Excerpts from "the first rough draft of history" as reported in
The Washington Post on this date in the 20th century.
The Korean War was the first war in which the United Nations played a major role. After World War II, under U.N. supervision, the Russians occupied the territory north of the 38th parallel, and the United States occupied the south. Korea was declared no longer within the U.S. defense perimeter in 1949, and the last American troops were withdrawn. Invading North Korean troops crossed the 38th parallel on June 25, 1950, and despite repeated warnings from the U.N., they continued attacking deeper into South Korea, causing American troops to be rushed in. The war lasted until North Korea reached an agreement with the U.N. on July 27, 1953. No formal truce has ever been signed between North and South Korea. An excerpt from The Post of July 4, 1950:
By John G. Norris
Marine Corps amphibious troops and additional Air Force Superforts and Navy task forces are being moved to the Korean war front.
A Navy spokesman announced that Leathernecks of the First Marine Division at Camp Pendleton, Calif., and its supporting air wing at El Toro, Calif., are sailing by fast transport for the Far East.
While there was no official word of the size of the force, it was believed that a reinforced regimental landing team and several squadrons of fighters and attack planes are involved. Officials said they should be available for MacArthur's use in about 16 days.
Almost simultaneously, the Air Force disclosed that "several" additional B-29 Superfort bomber units of the Strategic Air Command are flying to Far East bases. They will be from the 92d Bomb Wing at Spokane, Wash., and the 22d Wing at March Field, Calif.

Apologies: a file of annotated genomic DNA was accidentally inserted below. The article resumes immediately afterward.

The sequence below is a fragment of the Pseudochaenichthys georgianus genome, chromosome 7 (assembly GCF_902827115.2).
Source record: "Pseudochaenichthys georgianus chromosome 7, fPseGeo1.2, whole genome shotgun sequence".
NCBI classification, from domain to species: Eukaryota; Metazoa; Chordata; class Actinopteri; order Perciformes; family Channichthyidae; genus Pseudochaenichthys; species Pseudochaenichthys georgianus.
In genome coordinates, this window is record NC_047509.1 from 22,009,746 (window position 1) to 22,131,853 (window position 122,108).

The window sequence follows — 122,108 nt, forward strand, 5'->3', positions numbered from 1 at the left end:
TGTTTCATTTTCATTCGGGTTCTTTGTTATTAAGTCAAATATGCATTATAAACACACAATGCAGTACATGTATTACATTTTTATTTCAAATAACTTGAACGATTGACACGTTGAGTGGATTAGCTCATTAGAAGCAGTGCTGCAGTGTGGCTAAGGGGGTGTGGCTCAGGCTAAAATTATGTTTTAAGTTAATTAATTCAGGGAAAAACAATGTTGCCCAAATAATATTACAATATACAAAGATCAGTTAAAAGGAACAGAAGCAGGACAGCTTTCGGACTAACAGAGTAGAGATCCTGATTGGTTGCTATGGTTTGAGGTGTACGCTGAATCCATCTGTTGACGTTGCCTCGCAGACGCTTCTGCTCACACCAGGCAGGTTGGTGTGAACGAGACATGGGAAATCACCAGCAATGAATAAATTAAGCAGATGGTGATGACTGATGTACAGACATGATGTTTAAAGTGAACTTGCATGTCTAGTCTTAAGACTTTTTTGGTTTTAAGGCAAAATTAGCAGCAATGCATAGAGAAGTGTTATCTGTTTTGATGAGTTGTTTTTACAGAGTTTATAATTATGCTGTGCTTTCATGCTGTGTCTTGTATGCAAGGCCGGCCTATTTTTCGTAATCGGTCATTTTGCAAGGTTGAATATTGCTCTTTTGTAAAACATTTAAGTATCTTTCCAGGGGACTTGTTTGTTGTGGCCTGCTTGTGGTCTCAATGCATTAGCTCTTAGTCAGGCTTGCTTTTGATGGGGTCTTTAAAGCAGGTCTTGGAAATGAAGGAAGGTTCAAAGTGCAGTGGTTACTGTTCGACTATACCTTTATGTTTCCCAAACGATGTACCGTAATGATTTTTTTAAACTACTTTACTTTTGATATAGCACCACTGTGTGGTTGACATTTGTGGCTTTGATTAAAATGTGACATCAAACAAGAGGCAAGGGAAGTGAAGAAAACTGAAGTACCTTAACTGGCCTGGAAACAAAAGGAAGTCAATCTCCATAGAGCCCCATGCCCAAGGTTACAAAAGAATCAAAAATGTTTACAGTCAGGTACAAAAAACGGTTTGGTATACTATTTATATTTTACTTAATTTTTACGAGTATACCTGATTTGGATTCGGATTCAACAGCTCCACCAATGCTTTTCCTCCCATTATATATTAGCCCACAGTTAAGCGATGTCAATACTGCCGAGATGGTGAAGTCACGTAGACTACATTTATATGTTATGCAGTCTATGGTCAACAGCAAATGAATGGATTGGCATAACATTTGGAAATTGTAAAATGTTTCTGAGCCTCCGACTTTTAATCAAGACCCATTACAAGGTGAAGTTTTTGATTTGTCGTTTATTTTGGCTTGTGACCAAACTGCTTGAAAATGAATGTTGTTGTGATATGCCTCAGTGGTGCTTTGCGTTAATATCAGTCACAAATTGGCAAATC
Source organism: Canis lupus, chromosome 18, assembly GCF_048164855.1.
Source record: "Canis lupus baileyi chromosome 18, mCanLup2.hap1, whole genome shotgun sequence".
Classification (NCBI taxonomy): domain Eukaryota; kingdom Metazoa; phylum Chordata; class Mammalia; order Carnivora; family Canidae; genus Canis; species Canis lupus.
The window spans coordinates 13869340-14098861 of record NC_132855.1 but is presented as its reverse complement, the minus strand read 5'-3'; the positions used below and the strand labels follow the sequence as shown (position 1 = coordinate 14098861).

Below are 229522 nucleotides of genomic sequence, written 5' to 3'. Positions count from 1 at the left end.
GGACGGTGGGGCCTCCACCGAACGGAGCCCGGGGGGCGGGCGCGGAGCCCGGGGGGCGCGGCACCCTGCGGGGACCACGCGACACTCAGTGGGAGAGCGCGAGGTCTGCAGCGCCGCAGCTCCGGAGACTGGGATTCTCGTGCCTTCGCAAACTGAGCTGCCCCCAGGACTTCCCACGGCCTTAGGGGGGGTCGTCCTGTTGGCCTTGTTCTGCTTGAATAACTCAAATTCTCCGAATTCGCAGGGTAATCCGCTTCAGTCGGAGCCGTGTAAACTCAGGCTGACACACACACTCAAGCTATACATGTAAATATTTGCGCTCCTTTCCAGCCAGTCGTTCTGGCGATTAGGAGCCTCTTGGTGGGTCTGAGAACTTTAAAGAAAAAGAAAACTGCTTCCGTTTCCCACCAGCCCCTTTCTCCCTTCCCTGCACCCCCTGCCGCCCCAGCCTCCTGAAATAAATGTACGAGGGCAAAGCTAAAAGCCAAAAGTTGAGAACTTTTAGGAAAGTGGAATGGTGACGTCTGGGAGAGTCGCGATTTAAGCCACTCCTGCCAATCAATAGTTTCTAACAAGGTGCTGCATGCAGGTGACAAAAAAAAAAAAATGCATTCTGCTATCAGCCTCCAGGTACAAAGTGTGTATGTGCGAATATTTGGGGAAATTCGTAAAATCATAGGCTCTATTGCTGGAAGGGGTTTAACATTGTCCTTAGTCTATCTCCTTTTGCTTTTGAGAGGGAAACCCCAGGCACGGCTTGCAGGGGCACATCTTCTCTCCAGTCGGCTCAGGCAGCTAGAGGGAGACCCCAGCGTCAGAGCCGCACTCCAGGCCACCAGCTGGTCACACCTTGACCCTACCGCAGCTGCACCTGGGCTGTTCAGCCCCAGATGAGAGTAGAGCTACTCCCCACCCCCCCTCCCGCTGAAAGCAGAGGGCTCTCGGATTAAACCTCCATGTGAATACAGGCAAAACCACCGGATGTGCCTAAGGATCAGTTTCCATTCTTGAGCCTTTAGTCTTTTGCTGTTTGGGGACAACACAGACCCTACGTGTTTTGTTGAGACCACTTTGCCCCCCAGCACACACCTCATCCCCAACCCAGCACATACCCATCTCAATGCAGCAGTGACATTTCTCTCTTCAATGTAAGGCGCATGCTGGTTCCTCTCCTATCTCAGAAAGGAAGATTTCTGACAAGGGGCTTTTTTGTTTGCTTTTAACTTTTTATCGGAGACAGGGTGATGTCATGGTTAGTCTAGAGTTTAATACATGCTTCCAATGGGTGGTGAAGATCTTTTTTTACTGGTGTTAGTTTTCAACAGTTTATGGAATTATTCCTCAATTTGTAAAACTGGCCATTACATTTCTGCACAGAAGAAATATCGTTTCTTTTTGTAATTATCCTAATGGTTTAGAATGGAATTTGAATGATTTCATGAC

While the Air Force did not say how many planes are being sent, it is believed that about 60 will go -- tripling the four-engine-bomber strength operating against the North Korean Communists. . . .
There were also hints that the major units of the Seventh Fleet -- particularly the carrier Valley Forge and its 90 warplanes -- would soon take a more active role in the campaign. ...
What disposition will be made of the Marines when they arrive in the Far East will be up to General MacArthur. They could be sent directly to Korea on the converted destroyer-type transports they will embark in and move by rail to the front; they might be held in Japan as replacement for Army troops already committed, or they could be called upon to perform their specialty and open a beachhead in territory held by the Communists. . . .
If at all possible, the American high command wants a reasonably quick victory in Korea, without involving too many Army troops. Originally it was hoped that air power, aided by a naval blockade, could choke off the Communist supply lines and not require large American ground forces.